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Enterprise Library 2.0 - ExecuteDataSet doesn't closes the database connection - any idea?

I am using .NET 2.0 along with Data Access Application Block of
Enterprise Library 2.0 in one of my wrapper class and what I observered
is once the connection is left open after execution of ExecuteDataSet
function of Database class.

I used Preformance counter for SQL user connection. When
DataFactroy.CreateDatabase is executed it create a connection but when
Database.ExecuteDataset doesn't closes the connection. Furthermore, if
I close by application then connection is also closed and I can see the
count going down by 1 in the Performace counter. This doesn't happen
when ExecuteDataSet is called.

Following is the code snippet I am using in my wrapper class.

private DataSet ExecuteSp(string storedProc)
{
Database db = DatabaseFactroy.CreateConnection();
DbCommand dbCommand = db.GetStoredProcCommand("any_sp");

//Set the parameter in the command object
db.AddInParameter(dbCommand, "Param1", DbType.String,
"Param_val");

//Execute the sp and generate the dataset
DataSet dataSet;
using (dataSet = db.ExecuteDataSet(dbCommand))

//reset the variables
dbParameter = null;
dbCommand = null;
db = null;

//return dataset
return dataSet;
}

According to documents, ExecuteDataSet closes the connection but as per
my observation on Performace counter it isn't

Does anyone have any idea on how to close the connection once created
by DataFactory.CreateDatabase()?

Dec 28 '06 #1
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4 Replies
Thanks...it works now...

I can now see the spike in the performance counter and also verified
the connection pooling...thanks a lot..

David Musgrove wrote:
Try disposing the DbCommand like this:

private DataSet ExecuteSp(string storedProc)
{
Database db = DatabaseFactroy.CreateConnection();
using (DbCommand dbCommand = db.GetStoredProcCommand("any_sp"))
{

//Set the parameter in the command object
db.AddInParameter(dbCommand, "Param1", DbType.String,
"Param_val");

//Execute the sp and generate the dataset
DataSet dataSet;
dataSet = db.ExecuteDataSet(dbCommand);
}

//reset the variables
dbParameter = null;
dbCommand = null;
db = null;

//return dataset
return dataSet;
}

D
Dec 28 '06 #2
"David Musgrove" <Da***********@discussions.microsoft.comwrote in message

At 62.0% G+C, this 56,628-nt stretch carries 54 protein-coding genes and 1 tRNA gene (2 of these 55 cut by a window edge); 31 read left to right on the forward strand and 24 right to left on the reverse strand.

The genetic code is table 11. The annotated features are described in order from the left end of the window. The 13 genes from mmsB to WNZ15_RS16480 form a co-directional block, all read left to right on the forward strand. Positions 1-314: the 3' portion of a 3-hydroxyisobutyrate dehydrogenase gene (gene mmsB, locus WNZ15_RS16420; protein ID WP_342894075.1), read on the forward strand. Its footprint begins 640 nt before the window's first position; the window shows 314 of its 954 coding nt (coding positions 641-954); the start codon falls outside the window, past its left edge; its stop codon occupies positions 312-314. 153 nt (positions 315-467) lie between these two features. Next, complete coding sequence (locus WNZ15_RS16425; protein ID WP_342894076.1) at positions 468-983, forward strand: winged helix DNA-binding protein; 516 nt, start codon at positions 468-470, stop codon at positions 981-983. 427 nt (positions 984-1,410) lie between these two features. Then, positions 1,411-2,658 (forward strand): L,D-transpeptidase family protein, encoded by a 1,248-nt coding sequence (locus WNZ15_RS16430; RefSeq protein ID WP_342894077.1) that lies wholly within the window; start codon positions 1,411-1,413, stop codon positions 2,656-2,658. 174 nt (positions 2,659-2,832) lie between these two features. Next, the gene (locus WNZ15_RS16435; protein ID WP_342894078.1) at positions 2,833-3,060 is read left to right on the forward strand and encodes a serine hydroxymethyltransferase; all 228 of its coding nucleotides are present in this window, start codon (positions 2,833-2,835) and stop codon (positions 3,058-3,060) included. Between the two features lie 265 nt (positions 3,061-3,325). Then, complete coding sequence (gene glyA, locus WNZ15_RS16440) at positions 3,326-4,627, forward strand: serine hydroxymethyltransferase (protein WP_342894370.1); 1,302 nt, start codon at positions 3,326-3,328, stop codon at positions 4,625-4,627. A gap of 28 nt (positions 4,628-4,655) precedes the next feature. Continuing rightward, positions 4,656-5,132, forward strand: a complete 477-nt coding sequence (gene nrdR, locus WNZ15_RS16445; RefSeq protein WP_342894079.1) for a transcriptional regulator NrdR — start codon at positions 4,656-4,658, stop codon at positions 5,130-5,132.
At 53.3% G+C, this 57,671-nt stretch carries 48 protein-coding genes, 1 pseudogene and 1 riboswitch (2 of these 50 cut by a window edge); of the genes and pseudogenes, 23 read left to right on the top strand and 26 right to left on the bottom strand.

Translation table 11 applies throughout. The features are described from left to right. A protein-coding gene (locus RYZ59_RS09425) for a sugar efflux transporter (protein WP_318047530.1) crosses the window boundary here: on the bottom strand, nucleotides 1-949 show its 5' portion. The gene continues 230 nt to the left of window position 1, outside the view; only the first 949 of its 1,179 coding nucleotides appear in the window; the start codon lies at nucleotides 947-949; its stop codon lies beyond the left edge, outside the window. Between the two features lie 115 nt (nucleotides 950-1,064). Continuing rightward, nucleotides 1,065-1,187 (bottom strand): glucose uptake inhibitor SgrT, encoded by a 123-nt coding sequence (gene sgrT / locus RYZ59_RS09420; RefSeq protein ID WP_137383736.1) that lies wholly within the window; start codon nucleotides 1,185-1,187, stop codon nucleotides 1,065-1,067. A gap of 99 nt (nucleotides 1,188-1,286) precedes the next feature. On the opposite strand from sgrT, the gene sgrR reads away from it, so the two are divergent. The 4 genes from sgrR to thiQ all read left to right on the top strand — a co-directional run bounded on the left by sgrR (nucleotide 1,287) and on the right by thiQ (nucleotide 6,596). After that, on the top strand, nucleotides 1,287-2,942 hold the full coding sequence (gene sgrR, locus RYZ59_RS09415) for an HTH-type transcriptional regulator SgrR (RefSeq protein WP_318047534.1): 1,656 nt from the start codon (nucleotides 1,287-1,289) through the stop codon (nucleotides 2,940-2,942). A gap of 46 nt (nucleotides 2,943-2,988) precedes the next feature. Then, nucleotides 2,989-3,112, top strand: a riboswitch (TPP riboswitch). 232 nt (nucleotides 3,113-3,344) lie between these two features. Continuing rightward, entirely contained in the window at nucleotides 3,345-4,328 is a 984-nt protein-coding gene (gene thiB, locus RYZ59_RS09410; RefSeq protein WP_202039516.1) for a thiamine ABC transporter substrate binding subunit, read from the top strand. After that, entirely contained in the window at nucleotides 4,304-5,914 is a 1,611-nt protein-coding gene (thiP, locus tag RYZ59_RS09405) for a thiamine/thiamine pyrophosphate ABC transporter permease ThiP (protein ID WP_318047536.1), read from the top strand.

news:A2**********************************@microsof t.com...
Try disposing the DbCommand like this:

private DataSet ExecuteSp(string storedProc)
{
Database db = DatabaseFactroy.CreateConnection();
using (DbCommand dbCommand = db.GetStoredProcCommand("any_sp"))
{

//Set the parameter in the command object
db.AddInParameter(dbCommand, "Param1", DbType.String,
"Param_val");

//Execute the sp and generate the dataset
DataSet dataSet;
dataSet = db.ExecuteDataSet(dbCommand);
}

//reset the variables
dbParameter = null;
dbCommand = null;
db = null;
Setting local variables to null serves no purpose other than deliberate code
bloat. The variables become available for collection after the last
reference (even before the method returns), so there's nothing to be gained
by setting them to null just before the method ends.

-cd
Dec 29 '06 #3
"Carl Daniel [VC++ MVP]"
>//reset the variables
dbParameter = null;
dbCommand = null;
db = null;

Setting local variables to null serves no purpose other than deliberate
code bloat. The variables become available for collection after the last
reference (even before the method returns), so there's nothing to be
gained by setting them to null just before the method ends.
Even worse, setting them to null actually keeps them around longer. If
you're running in Release Mode, then the GC would clean those variables up
as soon as it hit the last line that references them. (In debug mode, this
isn't the case, as it would make debugging practically impossible, and so
they use scope instead).

By doing this, the originally poster is making that "last reference" further
down in the method, thereby extending the lifetimes of those variables.

--
Chris Mullins, MCSD.NET, MCPD:Enterprise
http://www.coversant.net/blogs/cmullins
Dec 29 '06 #4
Mea culpa!

I had only read far enough to identify the problem, and had persisted these
"set to null" lines by the powers of copy and paste.

D
Dec 29 '06 #5

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